Attending rehab and pursuing recovery from substance abuse brings a host of physical and mental symptoms. Physically, the person is dealing with withdrawal from their drug of choice, which is difficult enough. As the drug wears off, the emotions that the person was trying to suppress often come out. One of the strongest and most volatile emotions that we see in recovery is anger.
It’s perfectly normal to experience anger in the early stages of addiction recovery. This article discusses ways to cope with it.
The truth is that anger can complicate the recovery process. It’s a messy emotion that can serve as the foil to serious depression. It can push the patient into venting behaviors that can be expressed physically. Anger can turn into abuse or violence; so it is imperative that the emotion is handled appropriately in Washington State addiction recovery.
Anger in recovery is a common occurrence, and it can cause real problems for people both in and out of addiction recovery. But expressing anger can actually feel good, and it can achieve immediate relief of the underlying feelings. We call this venting, and it’s a temporary fix when a person in recovery should be focused on longer-term strategies that they can carry forward for the rest of their lives.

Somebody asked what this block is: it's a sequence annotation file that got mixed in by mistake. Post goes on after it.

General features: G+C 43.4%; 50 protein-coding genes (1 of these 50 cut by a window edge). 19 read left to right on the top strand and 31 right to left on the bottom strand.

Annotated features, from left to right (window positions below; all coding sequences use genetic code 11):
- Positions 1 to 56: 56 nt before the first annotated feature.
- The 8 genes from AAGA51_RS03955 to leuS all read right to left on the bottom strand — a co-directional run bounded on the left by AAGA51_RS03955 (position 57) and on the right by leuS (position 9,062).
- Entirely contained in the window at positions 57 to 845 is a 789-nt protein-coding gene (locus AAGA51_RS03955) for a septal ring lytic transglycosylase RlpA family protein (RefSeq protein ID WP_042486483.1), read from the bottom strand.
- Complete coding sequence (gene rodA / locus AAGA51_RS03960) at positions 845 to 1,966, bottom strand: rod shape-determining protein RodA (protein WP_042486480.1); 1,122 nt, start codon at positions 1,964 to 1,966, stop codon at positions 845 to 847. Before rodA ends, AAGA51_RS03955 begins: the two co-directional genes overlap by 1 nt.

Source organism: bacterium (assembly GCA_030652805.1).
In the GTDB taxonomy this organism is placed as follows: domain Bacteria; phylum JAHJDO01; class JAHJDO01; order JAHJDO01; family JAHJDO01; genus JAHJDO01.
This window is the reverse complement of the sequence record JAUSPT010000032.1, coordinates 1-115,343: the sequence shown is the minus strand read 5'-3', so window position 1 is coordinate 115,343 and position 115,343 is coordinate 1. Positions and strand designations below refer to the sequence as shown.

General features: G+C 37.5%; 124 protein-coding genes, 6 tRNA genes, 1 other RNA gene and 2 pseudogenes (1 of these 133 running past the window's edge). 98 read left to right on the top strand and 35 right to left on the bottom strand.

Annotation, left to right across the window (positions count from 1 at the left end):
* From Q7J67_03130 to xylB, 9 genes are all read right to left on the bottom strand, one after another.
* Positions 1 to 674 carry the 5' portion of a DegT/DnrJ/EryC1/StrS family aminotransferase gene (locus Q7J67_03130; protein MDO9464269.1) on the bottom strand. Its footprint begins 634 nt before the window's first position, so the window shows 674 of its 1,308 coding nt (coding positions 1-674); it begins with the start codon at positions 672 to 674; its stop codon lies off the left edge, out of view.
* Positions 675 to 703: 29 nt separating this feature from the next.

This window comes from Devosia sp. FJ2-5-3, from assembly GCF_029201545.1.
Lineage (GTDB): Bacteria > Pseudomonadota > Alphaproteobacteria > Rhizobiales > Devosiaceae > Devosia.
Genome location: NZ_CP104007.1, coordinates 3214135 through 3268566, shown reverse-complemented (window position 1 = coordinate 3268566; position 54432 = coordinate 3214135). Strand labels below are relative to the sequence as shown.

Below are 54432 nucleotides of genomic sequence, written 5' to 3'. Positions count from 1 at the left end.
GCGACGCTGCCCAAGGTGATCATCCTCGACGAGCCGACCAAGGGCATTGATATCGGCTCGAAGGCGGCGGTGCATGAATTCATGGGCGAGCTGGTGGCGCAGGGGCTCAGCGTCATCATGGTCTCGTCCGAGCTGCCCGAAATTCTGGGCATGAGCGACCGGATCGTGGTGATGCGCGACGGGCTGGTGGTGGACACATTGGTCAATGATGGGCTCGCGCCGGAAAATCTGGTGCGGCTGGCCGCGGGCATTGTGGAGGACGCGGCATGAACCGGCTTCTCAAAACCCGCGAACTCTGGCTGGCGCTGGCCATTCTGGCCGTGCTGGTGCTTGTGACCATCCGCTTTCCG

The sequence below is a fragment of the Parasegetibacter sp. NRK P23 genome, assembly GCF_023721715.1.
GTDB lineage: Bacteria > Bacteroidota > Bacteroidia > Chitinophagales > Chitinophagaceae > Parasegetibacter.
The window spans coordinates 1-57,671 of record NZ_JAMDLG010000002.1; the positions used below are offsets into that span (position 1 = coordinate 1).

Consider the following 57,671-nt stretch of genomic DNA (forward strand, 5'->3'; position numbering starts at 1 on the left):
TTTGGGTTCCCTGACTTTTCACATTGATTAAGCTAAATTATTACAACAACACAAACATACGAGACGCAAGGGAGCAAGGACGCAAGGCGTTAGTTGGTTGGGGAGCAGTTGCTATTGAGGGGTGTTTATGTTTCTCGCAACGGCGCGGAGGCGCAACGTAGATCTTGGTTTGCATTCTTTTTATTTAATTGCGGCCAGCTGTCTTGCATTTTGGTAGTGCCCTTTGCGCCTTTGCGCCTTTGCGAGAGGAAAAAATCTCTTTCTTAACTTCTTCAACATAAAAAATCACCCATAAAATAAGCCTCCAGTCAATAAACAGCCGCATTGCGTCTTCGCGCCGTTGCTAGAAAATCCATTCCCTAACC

There is evidence that anger breeds more anger, increasing aggression and rage inside a person. While expressing anger in Washington State addiction recovery can be helpful, ultimately, we try to teach substance users how to cope with their anger by learning and practicing coping strategies. While these strategies don’t work in extreme cases, it can help for less troubled clients. Some techniques that you may learn in addiction recovery include:
- Self-management, including counting to 50 and deep breathing to calm the frustration and anger before expressing it.
- Taking a cool shower or a hot bath as a relaxation technique, along with listening to calming music can help deflect anger before it’s vented.
- Practicing mindfulness, a deliberate process of deflecting the mind and calming it.
- Doing something that is the opposite of anger. This could be hugging someone or kissing your spouse or petting a dog or cat. These activities are incompatible with anger.
A standard part of most Washington State drug rehab programs includes keeping a journal to track the daily physical and emotional feelings that the recovering person is experiencing. One of the issues we try to track, particularly in the case of people experiencing anger as part of their recovery process, is what triggered these feelings. Understanding the triggers of anger can ultimately help a person avoid these issues in the future.
Addiction recovery includes individual and group counseling sessions specifically designed to understand these and other difficult emotions. Once we understand the anger, depression, or other feelings, we can then practice behavioral therapy to begin to change how people react when anger rears its ugly and sometimes hurtful face. Addiction recovery can heal these feelings and help people cope and learn new ways of behaving.